The top graph shows the ratio of mean CPI inflation to median CPI inflation.* The CPI measures inflation by choosing a basket of goods that are prominent among the average consumer’s purchases. Within this basket, the distribution of price changes is usually approximately symmetric, which we see because the ratio of the mean to median is usually about 1. (Actually, it’s slightly less, at about 0.9.) The interesting exception is during the Great Recession period, when commodity prices fell sharply, bringing a strong negative skewness for the first time since the mid-1980s. We can see this by looking at the bottom graph, which plots the ratio of mean core CPI to median CPI. Notice there is no negative spike in this measure of skewness. The Great Recession and its aftermath, however, show large changes in the “third moment.” In this period when the economy seemed to be in tremendous flux, the headline, average CPI moved little. However, the skewness—and the tails of the price distribution—changed quite a bit.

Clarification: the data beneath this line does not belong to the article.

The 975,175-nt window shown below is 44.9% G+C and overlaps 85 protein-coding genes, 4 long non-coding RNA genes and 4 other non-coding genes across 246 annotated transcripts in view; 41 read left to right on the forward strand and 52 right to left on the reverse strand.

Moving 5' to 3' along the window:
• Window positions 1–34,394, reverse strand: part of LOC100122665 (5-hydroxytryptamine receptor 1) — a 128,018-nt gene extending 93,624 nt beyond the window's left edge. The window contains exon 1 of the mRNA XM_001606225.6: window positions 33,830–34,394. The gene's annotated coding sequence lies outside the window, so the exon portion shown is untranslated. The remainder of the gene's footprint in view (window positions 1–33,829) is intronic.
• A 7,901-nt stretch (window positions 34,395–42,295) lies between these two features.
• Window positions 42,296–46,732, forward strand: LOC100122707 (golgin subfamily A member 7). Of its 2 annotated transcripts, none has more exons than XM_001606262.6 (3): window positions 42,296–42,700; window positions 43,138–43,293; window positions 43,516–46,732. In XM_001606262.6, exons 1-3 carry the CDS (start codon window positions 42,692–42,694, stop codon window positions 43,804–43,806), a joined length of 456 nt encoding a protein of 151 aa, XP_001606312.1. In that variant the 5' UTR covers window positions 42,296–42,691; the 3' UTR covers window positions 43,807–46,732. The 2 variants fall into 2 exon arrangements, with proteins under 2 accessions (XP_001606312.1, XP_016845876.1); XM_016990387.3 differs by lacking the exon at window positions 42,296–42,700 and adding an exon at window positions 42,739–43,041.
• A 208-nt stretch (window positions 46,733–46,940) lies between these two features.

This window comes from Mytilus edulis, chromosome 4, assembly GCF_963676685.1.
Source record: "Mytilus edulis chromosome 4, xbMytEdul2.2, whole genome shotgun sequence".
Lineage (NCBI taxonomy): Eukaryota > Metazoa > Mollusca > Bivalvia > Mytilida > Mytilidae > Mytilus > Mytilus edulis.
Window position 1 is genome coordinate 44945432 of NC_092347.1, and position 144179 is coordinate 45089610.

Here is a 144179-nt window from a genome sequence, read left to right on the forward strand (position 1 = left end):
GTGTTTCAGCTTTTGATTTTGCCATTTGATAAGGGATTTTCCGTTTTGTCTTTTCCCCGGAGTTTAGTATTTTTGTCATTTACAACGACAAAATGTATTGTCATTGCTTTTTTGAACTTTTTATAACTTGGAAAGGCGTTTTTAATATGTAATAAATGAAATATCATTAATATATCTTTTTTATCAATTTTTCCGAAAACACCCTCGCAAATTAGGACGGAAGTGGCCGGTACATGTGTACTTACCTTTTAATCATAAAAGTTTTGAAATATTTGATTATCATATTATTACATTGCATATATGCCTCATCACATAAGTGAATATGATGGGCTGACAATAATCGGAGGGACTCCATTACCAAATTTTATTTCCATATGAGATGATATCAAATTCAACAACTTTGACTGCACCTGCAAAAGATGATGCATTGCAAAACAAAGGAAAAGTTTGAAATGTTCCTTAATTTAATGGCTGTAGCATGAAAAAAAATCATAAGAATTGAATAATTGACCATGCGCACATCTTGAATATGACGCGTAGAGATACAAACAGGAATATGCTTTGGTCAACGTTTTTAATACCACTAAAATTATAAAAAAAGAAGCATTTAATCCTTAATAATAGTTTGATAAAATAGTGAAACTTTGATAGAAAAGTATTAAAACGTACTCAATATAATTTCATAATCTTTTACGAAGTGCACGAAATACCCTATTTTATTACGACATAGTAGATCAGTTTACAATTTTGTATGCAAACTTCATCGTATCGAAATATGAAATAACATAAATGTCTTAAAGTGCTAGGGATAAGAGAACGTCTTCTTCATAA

* This is not totally precise, because the change in headline CPI is not exactly the mean change in prices nor is median CPI exactly the median of the change distribution.

How to create these graphs: Top graph: Search for and select “median consumer price index” and “consumer price index for all urban consumers,” selecting “All items” and “Seasonally adjusted.” Chose “Percentage change” for the units in both. In the formula field, apply b/a. Bottom graph: Do the same, but instead of adding the “All items” consumer price index for all urban consumers, select “All Items Less Food and Energy.”